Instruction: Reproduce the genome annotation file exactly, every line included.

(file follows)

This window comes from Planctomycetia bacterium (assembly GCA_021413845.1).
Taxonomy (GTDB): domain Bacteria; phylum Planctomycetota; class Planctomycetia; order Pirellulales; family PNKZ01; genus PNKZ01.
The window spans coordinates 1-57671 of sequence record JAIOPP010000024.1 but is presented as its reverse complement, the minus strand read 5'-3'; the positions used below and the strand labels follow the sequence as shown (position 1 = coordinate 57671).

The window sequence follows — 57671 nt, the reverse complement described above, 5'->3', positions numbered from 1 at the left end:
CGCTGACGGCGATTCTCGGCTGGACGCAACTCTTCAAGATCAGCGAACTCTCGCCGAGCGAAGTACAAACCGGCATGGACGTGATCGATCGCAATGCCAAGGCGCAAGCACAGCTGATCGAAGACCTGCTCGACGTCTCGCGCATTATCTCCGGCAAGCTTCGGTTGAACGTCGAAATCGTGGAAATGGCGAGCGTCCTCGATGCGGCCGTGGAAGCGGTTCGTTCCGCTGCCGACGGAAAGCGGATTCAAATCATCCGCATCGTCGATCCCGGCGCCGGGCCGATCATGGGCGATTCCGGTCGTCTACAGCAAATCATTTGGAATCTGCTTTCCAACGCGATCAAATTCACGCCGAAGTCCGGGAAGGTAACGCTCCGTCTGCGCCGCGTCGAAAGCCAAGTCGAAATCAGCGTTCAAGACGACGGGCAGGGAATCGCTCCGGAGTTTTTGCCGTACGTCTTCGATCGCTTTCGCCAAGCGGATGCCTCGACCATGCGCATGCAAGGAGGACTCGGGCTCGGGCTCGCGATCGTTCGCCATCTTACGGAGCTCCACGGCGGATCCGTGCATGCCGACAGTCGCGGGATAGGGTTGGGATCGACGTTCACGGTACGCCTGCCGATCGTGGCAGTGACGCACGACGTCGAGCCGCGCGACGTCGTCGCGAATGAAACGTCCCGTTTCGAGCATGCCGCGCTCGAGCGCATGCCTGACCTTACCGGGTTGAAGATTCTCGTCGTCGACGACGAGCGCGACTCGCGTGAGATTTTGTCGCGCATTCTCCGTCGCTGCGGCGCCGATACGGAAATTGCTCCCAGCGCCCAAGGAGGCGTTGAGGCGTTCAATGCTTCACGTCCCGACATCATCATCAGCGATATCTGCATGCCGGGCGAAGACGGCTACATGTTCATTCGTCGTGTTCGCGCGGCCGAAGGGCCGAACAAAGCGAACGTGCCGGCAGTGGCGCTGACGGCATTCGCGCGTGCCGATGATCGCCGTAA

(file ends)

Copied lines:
This window comes from Planctomycetia bacterium (assembly GCA_021413845.1).
Taxonomy (GTDB): domain Bacteria; phylum Planctomycetota; class Planctomycetia; order Pirellulales; family PNKZ01; genus PNKZ01.
The window spans coordinates 1-57671 of sequence record JAIOPP010000024.1 but is presented as its reverse complement, the minus strand read 5'-3'; the positions used below and the strand labels follow the sequence as shown (position 1 = coordinate 57671).

The window sequence follows — 57671 nt, the reverse complement described above, 5'->3', positions numbered from 1 at the left end:
CGCTGACGGCGATTCTCGGCTGGACGCAACTCTTCAAGATCAGCGAACTCTCGCCGAGCGAAGTACAAACCGGCATGGACGTGATCGATCGCAATGCCAAGGCGCAAGCACAGCTGATCGAAGACCTGCTCGACGTCTCGCGCATTATCTCCGGCAAGCTTCGGTTGAACGTCGAAATCGTGGAAATGGCGAGCGTCCTCGATGCGGCCGTGGAAGCGGTTCGTTCCGCTGCCGACGGAAAGCGGATTCAAATCATCCGCATCGTCGATCCCGGCGCCGGGCCGATCATGGGCGATTCCGGTCGTCTACAGCAAATCATTTGGAATCTGCTTTCCAACGCGATCAAATTCACGCCGAAGTCCGGGAAGGTAACGCTCCGTCTGCGCCGCGTCGAAAGCCAAGTCGAAATCAGCGTTCAAGACGACGGGCAGGGAATCGCTCCGGAGTTTTTGCCGTACGTCTTCGATCGCTTTCGCCAAGCGGATGCCTCGACCATGCGCATGCAAGGAGGACTCGGGCTCGGGCTCGCGATCGTTCGCCATCTTACGGAGCTCCACGGCGGATCCGTGCATGCCGACAGTCGCGGGATAGGGTTGGGATCGACGTTCACGGTACGCCTGCCGATCGTGGCAGTGACGCACGACGTCGAGCCGCGCGACGTCGTCGCGAATGAAACGTCCCGTTTCGAGCATGCCGCGCTCGAGCGCATGCCTGACCTTACCGGGTTGAAGATTCTCGTCGTCGACGACGAGCGCGACTCGCGTGAGATTTTGTCGCGCATTCTCCGTCGCTGCGGCGCCGATACGGAAATTGCTCCCAGCGCCCAAGGAGGCGTTGAGGCGTTCAATGCTTCACGTCCCGACATCATCATCAGCGATATCTGCATGCCGGGCGAAGACGGCTACATGTTCATTCGTCGTGTTCGCGCGGCCGAAGGGCCGAACAAAGCGAACGTGCCGGCAGTGGCGCTGACGGCATTCGCGCGTGCCGATGATCGCCGTAA